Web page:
Selective Blindness

Pope Paul VI: “surrounded by wolves”, probably…

The staunchest Catholics are critical of certain popes of the past. The Colonnas and Caetanis of the world, the greedy ones like Benedict IX, the warriors like Julius II, the scheming fornicators like Alexander VI are heavily criticised.

The staunch Catholic knows that he can do this because his faith in the Church, or the validity of the Church’s role and message, do not depend in the least on how good – or bad – the Pope is. Like something else, bad popes simply happen.

The same happens when the criticism concerns popes of a more recent past. There’s nothing easier than to find around the Internet a rather sharp criticism of the long-deceased Pope Paul VI or of his predecessor, Pope John XXIII.

Exactly the same process is now occurring for the last deceased pope, Blessed John Paul II. Treated in life like a pop icon and the undisputed Strange Communicator, the earth-kissing, koran-kissing, rock-loving, airmiles-collecting pope’s legacy is seen with an increasingly more historical, and therefore more critical role now than it was only some years ago, with his rushed beatification probably not doing him any favour in this respect, and rather leaving the impression the Vatican wanted to use a marketing instrument for all it was worth before the reaching of the “sell by” date.

Strangely, though, this exercise of the legitimate ability to respectfully criticising the Pope seems – at least in recent times –  to never apply to the Pope in charge.

The pope in charge is, in this prospective, inerrant. If he makes a mistake, his mistake lies in being too good. If the mistake must be attributed to him, he has been badly advised. If he keeps making mistakes, his advisers must be bad apples . If he surrounds himself with bad apples, it is because as an apple he is just too good to notice.

Most recently, I have found a new version of this: if the wrong document has been sent out, a Cardinal must have changed it against the will of the Holy Father, every other explanation having to be excluded because it conflicts with the new unwritten dogma of papal inerrancy. If we believe this, we can truly believe everything: Hitler wanted global peace but has been badly advised, Stalin was a devout Christian but his aides were bad apples, and Mussolini was fundamentally an ascetic character whom bad women kept tempting.

This total abandonment of common sense  and basic logic is not only deprived of reason, but profoundly offensive of the same man  it is meant to protect. To imply an old man would sit on a chair and suffer at the thought his cardinals change his texts, without doing anything against it, is the open accusation that this man is perfectly inadequate to fulfil his role, either because he is not compos mentis anymore or because he allowed his aides to cow him into inaction to such a point.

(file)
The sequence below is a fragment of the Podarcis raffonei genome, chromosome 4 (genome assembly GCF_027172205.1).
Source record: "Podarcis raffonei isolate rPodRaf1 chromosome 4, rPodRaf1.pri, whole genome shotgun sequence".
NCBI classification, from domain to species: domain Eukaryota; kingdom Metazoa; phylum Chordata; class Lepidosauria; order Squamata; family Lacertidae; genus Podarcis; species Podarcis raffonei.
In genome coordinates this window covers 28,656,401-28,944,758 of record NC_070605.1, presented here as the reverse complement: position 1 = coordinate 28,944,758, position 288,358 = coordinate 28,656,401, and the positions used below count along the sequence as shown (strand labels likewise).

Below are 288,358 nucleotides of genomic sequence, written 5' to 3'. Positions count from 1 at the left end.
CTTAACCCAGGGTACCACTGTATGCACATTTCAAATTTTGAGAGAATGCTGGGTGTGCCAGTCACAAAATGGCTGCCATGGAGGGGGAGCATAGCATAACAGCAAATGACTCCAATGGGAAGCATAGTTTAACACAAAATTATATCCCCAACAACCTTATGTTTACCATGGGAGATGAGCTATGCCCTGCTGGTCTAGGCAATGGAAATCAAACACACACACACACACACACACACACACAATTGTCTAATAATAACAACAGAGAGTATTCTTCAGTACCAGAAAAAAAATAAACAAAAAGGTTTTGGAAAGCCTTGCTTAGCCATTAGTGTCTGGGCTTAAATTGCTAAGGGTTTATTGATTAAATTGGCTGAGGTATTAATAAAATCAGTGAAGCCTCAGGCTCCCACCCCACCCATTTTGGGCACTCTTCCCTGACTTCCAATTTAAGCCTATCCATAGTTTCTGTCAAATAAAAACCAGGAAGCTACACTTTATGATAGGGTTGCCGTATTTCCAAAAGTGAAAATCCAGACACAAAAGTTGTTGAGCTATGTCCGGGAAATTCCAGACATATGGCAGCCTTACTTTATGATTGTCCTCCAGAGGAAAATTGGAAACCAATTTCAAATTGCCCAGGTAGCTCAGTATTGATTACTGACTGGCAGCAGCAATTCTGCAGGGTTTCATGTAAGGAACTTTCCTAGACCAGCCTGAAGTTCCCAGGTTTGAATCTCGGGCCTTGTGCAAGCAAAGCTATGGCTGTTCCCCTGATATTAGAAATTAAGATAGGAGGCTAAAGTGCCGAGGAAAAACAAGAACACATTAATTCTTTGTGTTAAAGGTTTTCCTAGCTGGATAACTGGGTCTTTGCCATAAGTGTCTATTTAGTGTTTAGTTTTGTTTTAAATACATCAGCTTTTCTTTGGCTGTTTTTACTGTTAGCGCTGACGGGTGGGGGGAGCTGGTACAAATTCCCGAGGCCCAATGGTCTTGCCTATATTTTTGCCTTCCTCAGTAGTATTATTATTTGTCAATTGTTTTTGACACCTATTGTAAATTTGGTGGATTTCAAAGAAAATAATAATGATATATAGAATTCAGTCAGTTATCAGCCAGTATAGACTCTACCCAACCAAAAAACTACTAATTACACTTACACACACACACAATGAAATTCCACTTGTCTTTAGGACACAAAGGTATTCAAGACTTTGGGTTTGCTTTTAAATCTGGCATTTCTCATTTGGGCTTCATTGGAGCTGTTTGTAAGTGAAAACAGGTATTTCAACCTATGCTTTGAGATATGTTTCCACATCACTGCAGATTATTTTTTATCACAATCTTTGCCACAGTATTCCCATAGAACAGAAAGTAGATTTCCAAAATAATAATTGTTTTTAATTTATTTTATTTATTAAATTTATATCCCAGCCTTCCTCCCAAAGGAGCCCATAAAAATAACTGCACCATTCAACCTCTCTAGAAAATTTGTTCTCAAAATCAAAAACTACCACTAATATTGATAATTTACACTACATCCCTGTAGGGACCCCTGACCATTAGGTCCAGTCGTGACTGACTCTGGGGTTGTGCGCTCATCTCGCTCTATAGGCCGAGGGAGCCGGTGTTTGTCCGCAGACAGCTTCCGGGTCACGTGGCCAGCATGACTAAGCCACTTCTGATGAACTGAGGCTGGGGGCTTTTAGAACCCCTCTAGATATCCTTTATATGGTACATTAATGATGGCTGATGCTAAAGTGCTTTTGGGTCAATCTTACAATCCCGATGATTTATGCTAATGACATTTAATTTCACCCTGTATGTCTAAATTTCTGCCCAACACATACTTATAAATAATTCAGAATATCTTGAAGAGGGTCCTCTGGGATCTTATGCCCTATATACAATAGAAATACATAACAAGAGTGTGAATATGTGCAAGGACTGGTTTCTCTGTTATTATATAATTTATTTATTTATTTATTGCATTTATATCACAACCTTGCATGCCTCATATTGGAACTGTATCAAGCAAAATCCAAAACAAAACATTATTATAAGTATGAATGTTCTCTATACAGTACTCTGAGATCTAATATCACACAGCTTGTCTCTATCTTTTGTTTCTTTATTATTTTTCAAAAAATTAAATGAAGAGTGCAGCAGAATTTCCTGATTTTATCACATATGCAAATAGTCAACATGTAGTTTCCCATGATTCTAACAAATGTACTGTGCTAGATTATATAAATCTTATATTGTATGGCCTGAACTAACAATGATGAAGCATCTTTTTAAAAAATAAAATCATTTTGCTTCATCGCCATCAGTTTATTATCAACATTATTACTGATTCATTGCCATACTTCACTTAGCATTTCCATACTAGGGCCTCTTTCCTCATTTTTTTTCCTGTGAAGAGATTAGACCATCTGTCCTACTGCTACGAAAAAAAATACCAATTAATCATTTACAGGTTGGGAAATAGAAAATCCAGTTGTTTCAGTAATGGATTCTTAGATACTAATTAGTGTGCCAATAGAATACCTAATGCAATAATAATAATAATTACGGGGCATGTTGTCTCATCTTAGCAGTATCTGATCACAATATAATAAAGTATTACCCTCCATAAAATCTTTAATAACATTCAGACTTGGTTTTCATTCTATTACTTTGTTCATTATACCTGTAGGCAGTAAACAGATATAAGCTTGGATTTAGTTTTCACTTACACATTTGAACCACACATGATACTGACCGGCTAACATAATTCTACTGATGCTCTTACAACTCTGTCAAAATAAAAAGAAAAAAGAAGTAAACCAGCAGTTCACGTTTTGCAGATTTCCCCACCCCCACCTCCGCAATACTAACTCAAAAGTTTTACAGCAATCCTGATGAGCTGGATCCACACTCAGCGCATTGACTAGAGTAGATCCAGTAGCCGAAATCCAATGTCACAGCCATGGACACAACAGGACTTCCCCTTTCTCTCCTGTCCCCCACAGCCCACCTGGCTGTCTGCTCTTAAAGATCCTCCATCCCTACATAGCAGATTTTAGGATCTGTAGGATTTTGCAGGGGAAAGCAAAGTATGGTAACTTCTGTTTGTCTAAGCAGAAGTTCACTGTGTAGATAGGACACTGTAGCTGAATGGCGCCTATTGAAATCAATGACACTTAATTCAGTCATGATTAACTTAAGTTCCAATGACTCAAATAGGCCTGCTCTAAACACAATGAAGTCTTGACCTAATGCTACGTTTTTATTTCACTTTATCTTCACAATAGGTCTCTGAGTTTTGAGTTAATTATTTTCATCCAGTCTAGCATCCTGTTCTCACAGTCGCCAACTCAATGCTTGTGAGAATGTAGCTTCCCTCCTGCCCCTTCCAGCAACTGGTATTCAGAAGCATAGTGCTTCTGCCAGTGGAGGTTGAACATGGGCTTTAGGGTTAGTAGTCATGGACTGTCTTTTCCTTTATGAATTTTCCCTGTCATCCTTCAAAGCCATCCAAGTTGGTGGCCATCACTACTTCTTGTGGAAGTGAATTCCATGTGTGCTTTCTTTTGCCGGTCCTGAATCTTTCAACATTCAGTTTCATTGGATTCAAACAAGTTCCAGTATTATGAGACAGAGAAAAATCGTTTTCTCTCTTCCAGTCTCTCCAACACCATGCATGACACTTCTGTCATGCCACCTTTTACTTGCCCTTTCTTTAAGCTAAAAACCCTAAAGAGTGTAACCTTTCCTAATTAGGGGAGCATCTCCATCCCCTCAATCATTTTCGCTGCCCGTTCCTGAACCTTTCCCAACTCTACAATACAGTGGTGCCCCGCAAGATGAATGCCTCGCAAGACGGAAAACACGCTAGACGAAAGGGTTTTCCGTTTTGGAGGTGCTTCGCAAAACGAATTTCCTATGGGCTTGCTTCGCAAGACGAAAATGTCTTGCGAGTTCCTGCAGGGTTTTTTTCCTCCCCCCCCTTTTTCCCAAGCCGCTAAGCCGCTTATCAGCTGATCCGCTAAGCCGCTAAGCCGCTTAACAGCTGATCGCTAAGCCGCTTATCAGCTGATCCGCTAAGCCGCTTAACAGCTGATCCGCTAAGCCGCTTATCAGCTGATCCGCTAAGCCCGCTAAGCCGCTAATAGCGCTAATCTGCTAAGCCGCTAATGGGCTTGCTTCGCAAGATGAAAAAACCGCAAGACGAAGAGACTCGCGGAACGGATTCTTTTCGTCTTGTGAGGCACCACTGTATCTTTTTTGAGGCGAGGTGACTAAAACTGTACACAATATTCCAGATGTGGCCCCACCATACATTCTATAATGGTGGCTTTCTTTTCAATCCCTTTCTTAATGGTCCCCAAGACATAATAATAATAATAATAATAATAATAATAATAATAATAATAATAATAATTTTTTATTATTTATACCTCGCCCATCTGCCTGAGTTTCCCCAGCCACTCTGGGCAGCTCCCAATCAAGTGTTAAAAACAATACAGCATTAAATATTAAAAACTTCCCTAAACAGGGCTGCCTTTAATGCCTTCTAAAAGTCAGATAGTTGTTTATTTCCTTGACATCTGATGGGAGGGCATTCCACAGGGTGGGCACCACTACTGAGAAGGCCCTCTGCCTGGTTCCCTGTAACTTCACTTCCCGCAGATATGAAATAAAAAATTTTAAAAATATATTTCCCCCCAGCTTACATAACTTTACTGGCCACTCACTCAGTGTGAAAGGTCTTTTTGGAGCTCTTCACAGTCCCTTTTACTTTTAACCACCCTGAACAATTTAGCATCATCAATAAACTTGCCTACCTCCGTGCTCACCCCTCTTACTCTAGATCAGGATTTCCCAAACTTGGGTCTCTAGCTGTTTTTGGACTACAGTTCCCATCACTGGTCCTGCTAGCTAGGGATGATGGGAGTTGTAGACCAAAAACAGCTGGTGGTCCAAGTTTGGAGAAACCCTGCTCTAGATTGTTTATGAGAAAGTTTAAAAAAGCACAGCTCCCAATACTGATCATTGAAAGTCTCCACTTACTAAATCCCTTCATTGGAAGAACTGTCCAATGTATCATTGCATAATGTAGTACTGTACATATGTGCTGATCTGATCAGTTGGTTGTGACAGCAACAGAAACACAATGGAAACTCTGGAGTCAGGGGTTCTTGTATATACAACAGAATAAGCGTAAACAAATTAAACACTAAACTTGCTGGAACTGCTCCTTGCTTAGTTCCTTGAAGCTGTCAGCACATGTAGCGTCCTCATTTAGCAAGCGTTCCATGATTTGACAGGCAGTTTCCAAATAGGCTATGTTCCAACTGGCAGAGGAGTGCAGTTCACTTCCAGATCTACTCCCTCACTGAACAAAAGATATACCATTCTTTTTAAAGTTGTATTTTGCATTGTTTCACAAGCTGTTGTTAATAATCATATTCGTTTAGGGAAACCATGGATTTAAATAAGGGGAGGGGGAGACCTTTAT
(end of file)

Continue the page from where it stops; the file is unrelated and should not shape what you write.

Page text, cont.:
It is rapidly becoming apparent the emperor has very few clothes, and to leave him out in his undies whilst the “wolves” are blamed for the scandal isn’t really helpful for anyone, least of all the emperor. The more so, because the time will come when the emperor’s actions are clinically examined both in this world and in the next, and the unwritten assumption of inerrancy will not help him anymore.

Neither I nor the internet were there, but I wonder whether in Paul VI’s times exactly the same mechanisms applied: it is not the pope’s fault; he is surrounded by wolves; he isn’t understood;  his collaborators work against him; his documents are even changed, his suggestions not followed, he is the hostage of cruel ruthless cardinals. Bugnini bad, Montini good.

Really? Did this mentality help him in the end? Would he have acted differently had he not felt authorised to think that whining was an acceptable substitute for acting? Did he manage to escape hell in the end? If he did, was it because of, or notwithstanding the silence and excuses of those around him?  And these latter, were they not accessories to his sins by silence, or by concealment, or by defence of the evil done?

If you ask me, the duty of  a good Catholic does not lie in selective blindness. Not from a general point of view, but the more so because as Catholics we know the Church is stronger than any difficulty, whether external or internal. We must accept the reality of mediocre Popes as we accept the reality of disease and bad weather. Bad popes happen, but they do not change a iota in our faithfulness and dedication to the Church of Christ.

Pray for the Pope; that he may see the situation, and set a couple of things right.


Posted on July 1, 2012, in Catholicism and tagged , , , . Bookmark the permalink. Comments Off on Selective Blindness.

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